In February 2017, I volunteered at Jan Madhyam, a non-profit organization that aims to improve the lives of economically challenged children and those with special needs. At Jan Madhyam, teachers provide therapies, music, dance, yoga and life skills training to prepare such children to go out into the world.
There are times when you come across a poor but proud child who is selling cheap stuff to the vehicle owners on the street. The kids even refuse to take money you give them as they do not want to beg. Those are the kids for whom you would like to go that extra length. That is what Apna Skools has done.
Kids of migrant worker families find it a challenge to obtain a formal education as they are constantly on the move. These types of families include those of construction workers, brick kiln workers etc. The Apna Skools initiative takes education to the children by conducting classes around the brick kilns and construction sites themselves. 25 Apna Skools are currently operational in and around the city of Kanpur in Uttar Pradesh, India.
We are often overwhelmed with changes in our lives – and a lot of times most of us avoid unnecessary transitions because we have the privilege of having the choice to accept it or not. Imagine for a little girl who doesn’t have the choice. A little girl who once went to a private school stops going to school altogether because of changes in economic conditions.
HEARDS stands for Health Education Adoption Rehabilitation Development Society.
Started in 1999 in Chittoor, Andhra Pradesh and supported by Vibha since 2005, HEARDS aims to remove underprivileged children from labour and train them in age-appropriate academic basics before sending them to attend government schools along with a mainstream cohort. To date, HEARDS has sent 725 children to government schools and eradicated labour from 9 slums.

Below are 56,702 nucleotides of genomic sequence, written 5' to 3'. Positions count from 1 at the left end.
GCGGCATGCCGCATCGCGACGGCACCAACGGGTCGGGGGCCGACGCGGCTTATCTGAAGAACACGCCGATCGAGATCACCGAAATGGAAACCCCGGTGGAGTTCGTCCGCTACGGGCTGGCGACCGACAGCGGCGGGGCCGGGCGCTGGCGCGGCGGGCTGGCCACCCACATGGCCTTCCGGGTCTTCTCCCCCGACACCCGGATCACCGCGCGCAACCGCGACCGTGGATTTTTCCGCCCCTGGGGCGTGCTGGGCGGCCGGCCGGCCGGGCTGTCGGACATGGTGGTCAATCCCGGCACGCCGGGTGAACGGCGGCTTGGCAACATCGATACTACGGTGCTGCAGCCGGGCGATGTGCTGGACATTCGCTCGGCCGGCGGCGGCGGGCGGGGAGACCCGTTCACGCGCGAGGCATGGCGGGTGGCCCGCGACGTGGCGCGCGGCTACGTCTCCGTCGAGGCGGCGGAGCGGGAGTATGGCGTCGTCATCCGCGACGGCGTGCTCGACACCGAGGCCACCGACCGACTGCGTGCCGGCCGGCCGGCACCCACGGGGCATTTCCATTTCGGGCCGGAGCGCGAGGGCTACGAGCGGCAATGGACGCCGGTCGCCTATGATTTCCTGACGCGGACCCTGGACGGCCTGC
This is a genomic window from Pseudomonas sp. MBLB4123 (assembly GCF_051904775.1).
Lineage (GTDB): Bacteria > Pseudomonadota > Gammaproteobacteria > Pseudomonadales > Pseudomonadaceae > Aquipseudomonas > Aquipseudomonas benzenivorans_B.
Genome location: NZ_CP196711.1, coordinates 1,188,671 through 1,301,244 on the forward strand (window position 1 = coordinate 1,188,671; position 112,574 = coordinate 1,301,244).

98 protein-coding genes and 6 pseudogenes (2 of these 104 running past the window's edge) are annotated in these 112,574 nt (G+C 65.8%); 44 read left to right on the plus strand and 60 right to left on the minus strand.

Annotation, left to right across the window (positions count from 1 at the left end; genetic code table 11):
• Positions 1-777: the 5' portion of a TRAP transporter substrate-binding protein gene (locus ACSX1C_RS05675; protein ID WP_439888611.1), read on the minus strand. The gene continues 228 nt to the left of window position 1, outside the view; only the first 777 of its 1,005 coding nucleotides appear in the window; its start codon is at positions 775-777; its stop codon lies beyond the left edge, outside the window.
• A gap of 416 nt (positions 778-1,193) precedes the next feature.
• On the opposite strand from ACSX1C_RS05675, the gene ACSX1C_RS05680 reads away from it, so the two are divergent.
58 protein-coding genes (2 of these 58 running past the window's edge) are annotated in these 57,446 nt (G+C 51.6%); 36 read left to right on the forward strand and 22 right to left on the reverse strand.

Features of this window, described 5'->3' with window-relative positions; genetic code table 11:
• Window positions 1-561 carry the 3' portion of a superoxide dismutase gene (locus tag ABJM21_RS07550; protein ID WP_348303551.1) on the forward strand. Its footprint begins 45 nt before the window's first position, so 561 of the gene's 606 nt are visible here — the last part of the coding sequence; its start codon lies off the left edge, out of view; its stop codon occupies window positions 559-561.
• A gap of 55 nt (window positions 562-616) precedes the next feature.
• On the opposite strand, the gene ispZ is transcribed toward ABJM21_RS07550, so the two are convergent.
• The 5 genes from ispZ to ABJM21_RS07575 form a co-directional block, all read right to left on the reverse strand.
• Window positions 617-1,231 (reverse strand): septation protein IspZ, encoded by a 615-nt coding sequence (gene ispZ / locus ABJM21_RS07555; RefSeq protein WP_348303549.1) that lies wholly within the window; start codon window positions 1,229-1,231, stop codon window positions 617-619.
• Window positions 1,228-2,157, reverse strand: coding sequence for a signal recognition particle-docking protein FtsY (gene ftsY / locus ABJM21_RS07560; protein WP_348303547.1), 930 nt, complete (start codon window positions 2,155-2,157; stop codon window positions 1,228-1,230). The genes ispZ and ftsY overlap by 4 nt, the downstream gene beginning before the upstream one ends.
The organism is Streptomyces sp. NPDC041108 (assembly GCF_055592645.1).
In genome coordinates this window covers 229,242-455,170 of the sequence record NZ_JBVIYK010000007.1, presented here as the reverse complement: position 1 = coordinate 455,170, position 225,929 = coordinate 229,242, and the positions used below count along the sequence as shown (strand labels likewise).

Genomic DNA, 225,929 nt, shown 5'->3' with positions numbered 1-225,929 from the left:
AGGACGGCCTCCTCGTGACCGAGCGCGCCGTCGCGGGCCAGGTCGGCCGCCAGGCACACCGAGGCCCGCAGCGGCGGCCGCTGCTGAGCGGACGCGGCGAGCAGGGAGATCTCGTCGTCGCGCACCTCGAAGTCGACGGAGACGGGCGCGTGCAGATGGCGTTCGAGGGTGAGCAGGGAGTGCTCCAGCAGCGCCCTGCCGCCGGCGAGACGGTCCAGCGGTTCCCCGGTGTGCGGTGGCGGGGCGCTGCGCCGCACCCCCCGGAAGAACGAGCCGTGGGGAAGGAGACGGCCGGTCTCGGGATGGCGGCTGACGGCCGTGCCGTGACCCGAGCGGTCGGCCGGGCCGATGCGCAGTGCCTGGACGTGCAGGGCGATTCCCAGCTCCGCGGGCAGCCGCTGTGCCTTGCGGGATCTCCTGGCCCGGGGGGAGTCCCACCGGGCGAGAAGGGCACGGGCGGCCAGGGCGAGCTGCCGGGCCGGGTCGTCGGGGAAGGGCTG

In this spotlight, I chose to ask this question: How could HEARDS serve as an example of success to follow, for other Vibha projects?
A recent news article in Sunday Guardian reported that half the children in India between 0-6 years of age have no access to preschool or childcare centers. The article also mentioned that, “malnutrition, poor sanitation, disease, and other health concerns pose significant obstacles for children as they strive to become productive members of society.” So the big question remains - Is academic education alone enough to promote the health of underprivileged children?
The Tamil Nadu floods of October-November 2015 severely damaged vital service infrastructure and community support structures. The houses, schools and motivation centers sponsored by the Society for Education and Action (SEA) in Kancheepuram district fell under this umbrella of destruction. Excessive flooding ensued in the region due to an overwhelming 1007 mm of rainfall (600 mm more than the normal annual average), causing thatched roofs to collapse, doors, windows and walls to break and erosion of the muddy floor. The deluge also carried away educational materials and students’ belongings contained within the school premises.